Science Fiction Threatens Lewis & Clark's Fish
With the ongoing bicentennial celebration of their famous journey through the Northern Rockies, you can hardly get away from the names "Lewis & Clark." But you'd be hard-pressed to find the fish named after them -- the westslope cutthroat trout (Oncorhynchus clarki lewisi). Indeed, scientific surveys indicate that the fish, which once ranked as the most widespread native trout in the American West, has been reduced to just a tiny, dwindling fraction of its historic range.
Today, a coalition of conservationists and a prominent angler filed a 60-day notice with the U.S. Fish and Wildlife Service, claiming the agency has ignored overwhelming scientific evidence that the fish is heading for extinction. American Wildlands, Western Watersheds Project, the Montana Environmental Information Center, the Clearwater Biodiversity Project and legendary Montana fly fisherman Bud Lilly are asking the Fish and Wildlife Service to protect westslope cutthroat trout as a threatened species under the Endangered Species Act
The Fish and Wildlife Service cited research from several leading scientists in its August 2003 decision not to list the trout as threatened. Now, those very same scientists are saying the Fish and Wildlife Service distorted and misused their work.
"The U.S. Fish and Wildlife Service's interpretation of the science about trout hybridization is untenable, mystifying, and just plain wrong," says research biologist Dr. Chris Frissell. Along with fellow scientists Dr. Fred Allendorf of the University of Montana and Nathaniel Hitt of Virginia Tech, Frissell recently wrote the agency to protest its misapplication of their peer-reviewed research to justify its westslope cutthroat trout decision.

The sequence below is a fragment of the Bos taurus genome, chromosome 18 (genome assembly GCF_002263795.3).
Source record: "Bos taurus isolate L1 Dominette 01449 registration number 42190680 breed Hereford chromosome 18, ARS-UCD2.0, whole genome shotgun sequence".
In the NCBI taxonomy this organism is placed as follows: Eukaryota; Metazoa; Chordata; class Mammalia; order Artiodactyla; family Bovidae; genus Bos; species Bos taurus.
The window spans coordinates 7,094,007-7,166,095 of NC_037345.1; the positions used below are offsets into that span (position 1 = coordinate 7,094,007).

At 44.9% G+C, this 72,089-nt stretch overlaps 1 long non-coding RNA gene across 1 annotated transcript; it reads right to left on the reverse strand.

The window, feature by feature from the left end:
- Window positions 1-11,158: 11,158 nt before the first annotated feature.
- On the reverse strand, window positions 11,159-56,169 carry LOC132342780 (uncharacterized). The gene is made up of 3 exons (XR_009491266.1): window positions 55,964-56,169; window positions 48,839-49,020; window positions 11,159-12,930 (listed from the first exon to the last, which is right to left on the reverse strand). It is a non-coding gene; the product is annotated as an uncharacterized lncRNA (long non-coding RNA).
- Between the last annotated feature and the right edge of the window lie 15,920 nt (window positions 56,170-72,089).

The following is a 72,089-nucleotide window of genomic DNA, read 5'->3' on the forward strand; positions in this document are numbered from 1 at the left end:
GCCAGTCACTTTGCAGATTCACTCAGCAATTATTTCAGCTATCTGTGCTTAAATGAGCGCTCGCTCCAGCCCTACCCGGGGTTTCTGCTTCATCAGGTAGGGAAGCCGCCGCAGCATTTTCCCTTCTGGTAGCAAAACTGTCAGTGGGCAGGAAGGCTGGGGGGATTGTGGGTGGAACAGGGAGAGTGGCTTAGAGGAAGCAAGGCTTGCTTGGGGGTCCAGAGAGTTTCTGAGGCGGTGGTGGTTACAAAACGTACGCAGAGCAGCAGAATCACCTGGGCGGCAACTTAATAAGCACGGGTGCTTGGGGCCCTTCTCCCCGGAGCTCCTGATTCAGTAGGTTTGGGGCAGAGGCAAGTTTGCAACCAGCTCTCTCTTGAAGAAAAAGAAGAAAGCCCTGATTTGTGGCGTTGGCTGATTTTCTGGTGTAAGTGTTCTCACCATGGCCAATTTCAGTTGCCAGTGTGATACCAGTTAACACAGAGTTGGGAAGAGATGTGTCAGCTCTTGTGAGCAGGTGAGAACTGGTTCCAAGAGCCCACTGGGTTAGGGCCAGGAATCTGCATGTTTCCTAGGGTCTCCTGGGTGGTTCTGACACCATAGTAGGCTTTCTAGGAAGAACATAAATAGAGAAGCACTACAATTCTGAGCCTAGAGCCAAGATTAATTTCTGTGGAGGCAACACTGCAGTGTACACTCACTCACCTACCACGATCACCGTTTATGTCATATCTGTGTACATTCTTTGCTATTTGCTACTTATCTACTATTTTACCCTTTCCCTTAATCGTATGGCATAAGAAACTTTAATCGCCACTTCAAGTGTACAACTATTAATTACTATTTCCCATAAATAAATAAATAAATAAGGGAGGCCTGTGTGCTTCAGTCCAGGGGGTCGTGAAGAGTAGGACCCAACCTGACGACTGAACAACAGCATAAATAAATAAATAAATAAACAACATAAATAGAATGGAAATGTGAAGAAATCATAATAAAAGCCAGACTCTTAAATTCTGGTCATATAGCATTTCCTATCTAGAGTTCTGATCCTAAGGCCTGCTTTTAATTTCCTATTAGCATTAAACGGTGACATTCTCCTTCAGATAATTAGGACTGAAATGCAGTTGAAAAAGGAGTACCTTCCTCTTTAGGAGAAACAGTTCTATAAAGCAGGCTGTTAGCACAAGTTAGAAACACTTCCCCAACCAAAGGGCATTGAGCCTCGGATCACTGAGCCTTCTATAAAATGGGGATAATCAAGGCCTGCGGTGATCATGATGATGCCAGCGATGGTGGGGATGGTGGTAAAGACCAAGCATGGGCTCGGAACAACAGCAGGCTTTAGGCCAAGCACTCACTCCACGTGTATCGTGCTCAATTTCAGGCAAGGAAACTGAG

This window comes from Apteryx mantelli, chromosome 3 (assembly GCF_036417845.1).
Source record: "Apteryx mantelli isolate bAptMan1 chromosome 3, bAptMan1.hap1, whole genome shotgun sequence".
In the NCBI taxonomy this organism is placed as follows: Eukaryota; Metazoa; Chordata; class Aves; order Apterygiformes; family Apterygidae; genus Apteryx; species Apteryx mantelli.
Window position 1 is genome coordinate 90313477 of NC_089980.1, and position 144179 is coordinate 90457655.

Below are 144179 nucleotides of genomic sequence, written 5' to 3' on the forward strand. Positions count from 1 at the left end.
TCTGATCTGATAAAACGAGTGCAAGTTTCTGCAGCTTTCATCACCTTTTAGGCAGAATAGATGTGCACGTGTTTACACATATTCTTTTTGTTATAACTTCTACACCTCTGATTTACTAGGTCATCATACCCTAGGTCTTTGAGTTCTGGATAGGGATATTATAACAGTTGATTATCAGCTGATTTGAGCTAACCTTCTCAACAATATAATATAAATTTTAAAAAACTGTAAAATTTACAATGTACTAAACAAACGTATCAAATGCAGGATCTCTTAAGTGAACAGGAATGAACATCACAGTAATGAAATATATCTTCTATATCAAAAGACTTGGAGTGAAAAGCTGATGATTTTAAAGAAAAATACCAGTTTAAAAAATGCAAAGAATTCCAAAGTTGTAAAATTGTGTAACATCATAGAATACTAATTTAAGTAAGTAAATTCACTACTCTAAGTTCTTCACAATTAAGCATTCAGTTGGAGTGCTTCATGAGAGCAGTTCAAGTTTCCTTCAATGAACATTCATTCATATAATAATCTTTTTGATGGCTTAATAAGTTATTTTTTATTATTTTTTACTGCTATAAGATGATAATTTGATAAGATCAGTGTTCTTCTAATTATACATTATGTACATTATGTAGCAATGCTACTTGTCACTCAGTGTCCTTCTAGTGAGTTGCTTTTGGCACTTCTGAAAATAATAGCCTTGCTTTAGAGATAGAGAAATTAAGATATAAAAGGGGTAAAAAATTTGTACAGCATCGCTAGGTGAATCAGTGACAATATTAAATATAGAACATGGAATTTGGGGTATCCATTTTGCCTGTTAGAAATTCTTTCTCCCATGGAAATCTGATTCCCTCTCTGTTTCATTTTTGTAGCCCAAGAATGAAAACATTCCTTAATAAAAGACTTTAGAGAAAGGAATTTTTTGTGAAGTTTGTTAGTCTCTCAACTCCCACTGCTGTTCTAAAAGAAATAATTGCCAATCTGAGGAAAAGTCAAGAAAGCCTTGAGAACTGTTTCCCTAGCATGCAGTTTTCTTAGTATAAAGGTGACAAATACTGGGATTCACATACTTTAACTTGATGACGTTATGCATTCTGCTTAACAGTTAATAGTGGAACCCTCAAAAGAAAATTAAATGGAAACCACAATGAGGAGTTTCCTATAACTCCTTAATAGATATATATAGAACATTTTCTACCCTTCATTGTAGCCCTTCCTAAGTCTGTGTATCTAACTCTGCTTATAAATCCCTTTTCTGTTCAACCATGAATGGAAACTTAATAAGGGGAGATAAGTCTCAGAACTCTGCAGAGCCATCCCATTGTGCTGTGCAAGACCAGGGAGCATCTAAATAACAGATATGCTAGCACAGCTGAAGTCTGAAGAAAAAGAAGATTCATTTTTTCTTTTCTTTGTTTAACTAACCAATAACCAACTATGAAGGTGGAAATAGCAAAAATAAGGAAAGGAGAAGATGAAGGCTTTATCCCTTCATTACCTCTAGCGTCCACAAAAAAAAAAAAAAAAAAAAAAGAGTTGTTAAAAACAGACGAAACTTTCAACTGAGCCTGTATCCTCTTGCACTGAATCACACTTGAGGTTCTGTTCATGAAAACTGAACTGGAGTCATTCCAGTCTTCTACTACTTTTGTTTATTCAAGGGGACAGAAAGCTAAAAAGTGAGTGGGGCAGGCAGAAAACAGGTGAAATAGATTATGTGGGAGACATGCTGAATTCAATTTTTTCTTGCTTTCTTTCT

"The Fish and Wildlife Service cited our study," said Frissell, "then bizarrely contradicted or ignored its most obvious and conclusive finding: that hybridization is a progressive threat that will continue to undermine native populations until a sincere and serious effort is made to address the problem."
In a series of letters to the Fish and Wildlife Service, Frissell and the other scientists repeatedly questioned the Service's decision to count hybridized fish as pure westslope cutthroat trout based solely on visual similarities. Recent studies, including an article in this month's issue of Conservation Biology, stress that while hybrids may look similar to pure fish, they behave differently from westslope cutthroat trout and do not share the genetic make-up that has allowed native fish to survive thousands of years of floods, fires, droughts, and disease in the Northern Rockies.
"The Fish and Wildlife Service ranks hybridization as the number one threat facing the species, then turns around and claims that the species is not threatened because there are plenty of streams with hybridized trout in them," says Rob Ament, executive director of American Wildlands.
"What kind of reasoning is that? That's not science -- that's science fiction."
Political science, instead of biological science served as the basis of the Fish and Wildlife Service's decision, according to Abigail Dillen, the Earthjustice attorney representing the coalition.
"You know that the Fish and Wildlife Service is making decisions based on politics instead of science when it ignores the leading scientists and actually misuses their work," says Dillen.
Bud Lilly says he hopes the Fish and Wildlife Service will see past the politics and work to preserve an integral part of the Northern Rockies.
"The westslope cutthroat trout ranks as an important part of our region's history, culture, economy and ecology," says Lilly. "Streams and rivers all over the Northern Rockies used to be thick with westslope cutthroat trout when I was a boy. You could catch one every minute.
"But pretty soon, there won't be any left unless the Fish and Wildlife Service wakes up, smells the coffee, takes a good gulp and gets busy giving this fish the protection it needs as a threatened species."